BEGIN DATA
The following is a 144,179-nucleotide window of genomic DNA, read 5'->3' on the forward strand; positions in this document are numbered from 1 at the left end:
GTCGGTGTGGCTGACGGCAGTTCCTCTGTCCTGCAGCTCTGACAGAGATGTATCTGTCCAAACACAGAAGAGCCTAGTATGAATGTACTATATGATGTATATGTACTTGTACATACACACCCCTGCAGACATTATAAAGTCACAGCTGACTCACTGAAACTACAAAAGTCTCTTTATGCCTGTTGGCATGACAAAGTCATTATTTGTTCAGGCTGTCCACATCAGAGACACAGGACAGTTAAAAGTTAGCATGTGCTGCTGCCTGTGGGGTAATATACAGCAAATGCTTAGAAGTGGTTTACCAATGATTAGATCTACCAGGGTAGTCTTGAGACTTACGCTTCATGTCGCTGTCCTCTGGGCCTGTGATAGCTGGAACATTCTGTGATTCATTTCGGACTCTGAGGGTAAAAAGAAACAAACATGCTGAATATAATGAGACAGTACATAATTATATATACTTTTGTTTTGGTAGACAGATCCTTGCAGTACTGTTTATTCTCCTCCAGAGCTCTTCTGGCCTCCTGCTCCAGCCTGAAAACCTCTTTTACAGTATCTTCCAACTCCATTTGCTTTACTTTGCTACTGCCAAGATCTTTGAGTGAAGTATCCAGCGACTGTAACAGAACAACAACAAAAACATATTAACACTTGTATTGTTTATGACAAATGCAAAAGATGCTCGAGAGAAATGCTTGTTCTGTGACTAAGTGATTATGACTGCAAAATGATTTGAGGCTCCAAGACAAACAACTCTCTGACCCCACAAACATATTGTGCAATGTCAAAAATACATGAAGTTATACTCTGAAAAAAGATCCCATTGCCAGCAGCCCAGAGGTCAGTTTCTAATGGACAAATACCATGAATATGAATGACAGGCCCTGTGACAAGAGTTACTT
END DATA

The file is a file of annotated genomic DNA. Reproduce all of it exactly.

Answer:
The following is a 144,179-nucleotide window of genomic DNA, read 5'->3' on the forward strand; positions in this document are numbered from 1 at the left end:
GTCGGTGTGGCTGACGGCAGTTCCTCTGTCCTGCAGCTCTGACAGAGATGTATCTGTCCAAACACAGAAGAGCCTAGTATGAATGTACTATATGATGTATATGTACTTGTACATACACACCCCTGCAGACATTATAAAGTCACAGCTGACTCACTGAAACTACAAAAGTCTCTTTATGCCTGTTGGCATGACAAAGTCATTATTTGTTCAGGCTGTCCACATCAGAGACACAGGACAGTTAAAAGTTAGCATGTGCTGCTGCCTGTGGGGTAATATACAGCAAATGCTTAGAAGTGGTTTACCAATGATTAGATCTACCAGGGTAGTCTTGAGACTTACGCTTCATGTCGCTGTCCTCTGGGCCTGTGATAGCTGGAACATTCTGTGATTCATTTCGGACTCTGAGGGTAAAAAGAAACAAACATGCTGAATATAATGAGACAGTACATAATTATATATACTTTTGTTTTGGTAGACAGATCCTTGCAGTACTGTTTATTCTCCTCCAGAGCTCTTCTGGCCTCCTGCTCCAGCCTGAAAACCTCTTTTACAGTATCTTCCAACTCCATTTGCTTTACTTTGCTACTGCCAAGATCTTTGAGTGAAGTATCCAGCGACTGTAACAGAACAACAACAAAAACATATTAACACTTGTATTGTTTATGACAAATGCAAAAGATGCTCGAGAGAAATGCTTGTTCTGTGACTAAGTGATTATGACTGCAAAATGATTTGAGGCTCCAAGACAAACAACTCTCTGACCCCACAAACATATTGTGCAATGTCAAAAATACATGAAGTTATACTCTGAAAAAAGATCCCATTGCCAGCAGCCCAGAGGTCAGTTTCTAATGGACAAATACCATGAATATGAATGACAGGCCCTGTGACAAGAGTTACTT